Income redistribution the GOP way: continue Bush tax cuts, abolish Medicare

[S]imply letting the Bush tax cuts expire on schedule (or paying for any portions that policymakers decide to extend) would stabilize the debt-to-GDP ratio for the next decade.   While we’d have to do much more to keep the debt stable over the longer run, that would be a huge accomplishment. [OffTheCharts]

Jack Cluth — Lest any of us forget how we got to where we are:

It’s become almost an article of faith among the cognoscenti on the Right that Barack Obama’s policies are largely responsible for the mess we’re in. I suppose this only goes to prove two things:

  1. Americans have a disturbingly short and selective memory, and
  2. Americans are a highly suggestible, malleable, and an easily propagandized collection of barely lucid sheeple.

Follow the money: who’s benefited from Bush’s tax cuts for the wealthy? Who’s benefited from the Afghanistan / Iraq wars? Certainly not working- and middle-class Americans. Isn’t it strange that the working- and middle-class GOP base continues to support those who rob from them to give to the rich?

While we’re busy throwing more of our tax dollars at rich people, oil companies and corporate CEOs (instead of into our own treasury), the GOP is trying to convince us that ending Medicare is the only option available to patriotic Americans who want to manage our deficit.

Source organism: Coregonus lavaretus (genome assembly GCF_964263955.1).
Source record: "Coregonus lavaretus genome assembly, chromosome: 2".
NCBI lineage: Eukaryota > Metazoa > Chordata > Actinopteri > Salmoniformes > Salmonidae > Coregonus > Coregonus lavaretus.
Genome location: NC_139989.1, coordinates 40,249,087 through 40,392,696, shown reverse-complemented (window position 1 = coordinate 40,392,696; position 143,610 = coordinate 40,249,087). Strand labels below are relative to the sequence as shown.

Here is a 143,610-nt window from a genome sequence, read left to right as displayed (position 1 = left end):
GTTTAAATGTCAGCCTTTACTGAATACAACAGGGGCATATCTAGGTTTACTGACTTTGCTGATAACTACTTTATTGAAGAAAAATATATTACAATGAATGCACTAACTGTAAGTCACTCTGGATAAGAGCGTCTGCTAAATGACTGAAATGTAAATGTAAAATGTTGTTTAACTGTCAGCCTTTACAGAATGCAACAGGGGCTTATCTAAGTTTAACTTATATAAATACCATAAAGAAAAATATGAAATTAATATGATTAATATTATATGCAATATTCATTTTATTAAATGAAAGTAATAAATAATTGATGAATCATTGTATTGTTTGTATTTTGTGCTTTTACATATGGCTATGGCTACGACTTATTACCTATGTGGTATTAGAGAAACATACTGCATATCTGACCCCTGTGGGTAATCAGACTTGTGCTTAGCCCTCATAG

The truth of the matter is that in order to continue diverting trillions in potential federal revenue to America’s millionaires, we probably will need to abolish Medicare.

More tax cuts for the wealthy! Cut spending on everything else to pay for it!

You guys, if the top 1% could only reach the 500%-of-after-tax-income mark, surely they’d create some jobs then! It’s difficult to exist with only a 281% increase in after-tax income. Goooooooooo, teabaggers!


Elites vs. unions: mapping the demise of the American middle-class

Josh Marshall created a map of collective bargaining rights by state:

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Dennis G. at Balloon Juice offers a map of Right to Work States (in red) and Right to Unionize States (in blue), and adds something I completely agree with:

When all the States turn from Blue to Red, then the Middle Class in America will be gone. It will be over. The Government will be organized to promote and support the theft of Labor by the elites just as the government of the Confederate States of America was organized.